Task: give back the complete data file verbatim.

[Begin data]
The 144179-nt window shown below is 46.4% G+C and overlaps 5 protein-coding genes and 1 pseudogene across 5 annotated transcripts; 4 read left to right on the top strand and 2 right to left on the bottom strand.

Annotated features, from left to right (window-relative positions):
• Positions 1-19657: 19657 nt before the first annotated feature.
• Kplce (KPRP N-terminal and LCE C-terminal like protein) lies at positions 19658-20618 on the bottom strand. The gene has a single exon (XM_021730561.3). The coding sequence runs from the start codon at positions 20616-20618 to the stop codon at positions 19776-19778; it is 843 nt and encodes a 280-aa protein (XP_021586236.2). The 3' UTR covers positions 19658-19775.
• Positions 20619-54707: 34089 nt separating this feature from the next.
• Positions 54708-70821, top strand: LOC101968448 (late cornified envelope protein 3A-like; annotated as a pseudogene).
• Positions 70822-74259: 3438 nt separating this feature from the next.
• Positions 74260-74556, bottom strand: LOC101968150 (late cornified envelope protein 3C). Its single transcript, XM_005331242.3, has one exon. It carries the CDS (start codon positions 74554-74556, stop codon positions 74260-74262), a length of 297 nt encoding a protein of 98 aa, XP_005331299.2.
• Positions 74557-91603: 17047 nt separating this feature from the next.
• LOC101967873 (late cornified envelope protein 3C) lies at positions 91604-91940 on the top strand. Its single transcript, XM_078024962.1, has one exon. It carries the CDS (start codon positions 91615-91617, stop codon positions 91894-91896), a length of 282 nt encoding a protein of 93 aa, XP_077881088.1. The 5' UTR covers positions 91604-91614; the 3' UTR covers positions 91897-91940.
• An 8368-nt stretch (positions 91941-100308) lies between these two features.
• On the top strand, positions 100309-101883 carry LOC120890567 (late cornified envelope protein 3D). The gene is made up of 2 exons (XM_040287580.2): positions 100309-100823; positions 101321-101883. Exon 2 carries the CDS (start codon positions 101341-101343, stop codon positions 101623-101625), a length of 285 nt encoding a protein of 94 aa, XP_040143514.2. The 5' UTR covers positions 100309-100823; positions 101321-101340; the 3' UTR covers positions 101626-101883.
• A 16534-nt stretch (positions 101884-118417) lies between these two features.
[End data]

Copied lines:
The 144179-nt window shown below is 46.4% G+C and overlaps 5 protein-coding genes and 1 pseudogene across 5 annotated transcripts; 4 read left to right on the top strand and 2 right to left on the bottom strand.

Annotated features, from left to right (window-relative positions):
• Positions 1-19657: 19657 nt before the first annotated feature.
• Kplce (KPRP N-terminal and LCE C-terminal like protein) lies at positions 19658-20618 on the bottom strand. The gene has a single exon (XM_021730561.3). The coding sequence runs from the start codon at positions 20616-20618 to the stop codon at positions 19776-19778; it is 843 nt and encodes a 280-aa protein (XP_021586236.2). The 3' UTR covers positions 19658-19775.
• Positions 20619-54707: 34089 nt separating this feature from the next.
• Positions 54708-70821, top strand: LOC101968448 (late cornified envelope protein 3A-like; annotated as a pseudogene).
• Positions 70822-74259: 3438 nt separating this feature from the next.
• Positions 74260-74556, bottom strand: LOC101968150 (late cornified envelope protein 3C). Its single transcript, XM_005331242.3, has one exon. It carries the CDS (start codon positions 74554-74556, stop codon positions 74260-74262), a length of 297 nt encoding a protein of 98 aa, XP_005331299.2.
• Positions 74557-91603: 17047 nt separating this feature from the next.
• LOC101967873 (late cornified envelope protein 3C) lies at positions 91604-91940 on the top strand. Its single transcript, XM_078024962.1, has one exon. It carries the CDS (start codon positions 91615-91617, stop codon positions 91894-91896), a length of 282 nt encoding a protein of 93 aa, XP_077881088.1. The 5' UTR covers positions 91604-91614; the 3' UTR covers positions 91897-91940.
• An 8368-nt stretch (positions 91941-100308) lies between these two features.
• On the top strand, positions 100309-101883 carry LOC120890567 (late cornified envelope protein 3D). The gene is made up of 2 exons (XM_040287580.2): positions 100309-100823; positions 101321-101883. Exon 2 carries the CDS (start codon positions 101341-101343, stop codon positions 101623-101625), a length of 285 nt encoding a protein of 94 aa, XP_040143514.2. The 5' UTR covers positions 100309-100823; positions 101321-101340; the 3' UTR covers positions 101626-101883.
• A 16534-nt stretch (positions 101884-118417) lies between these two features.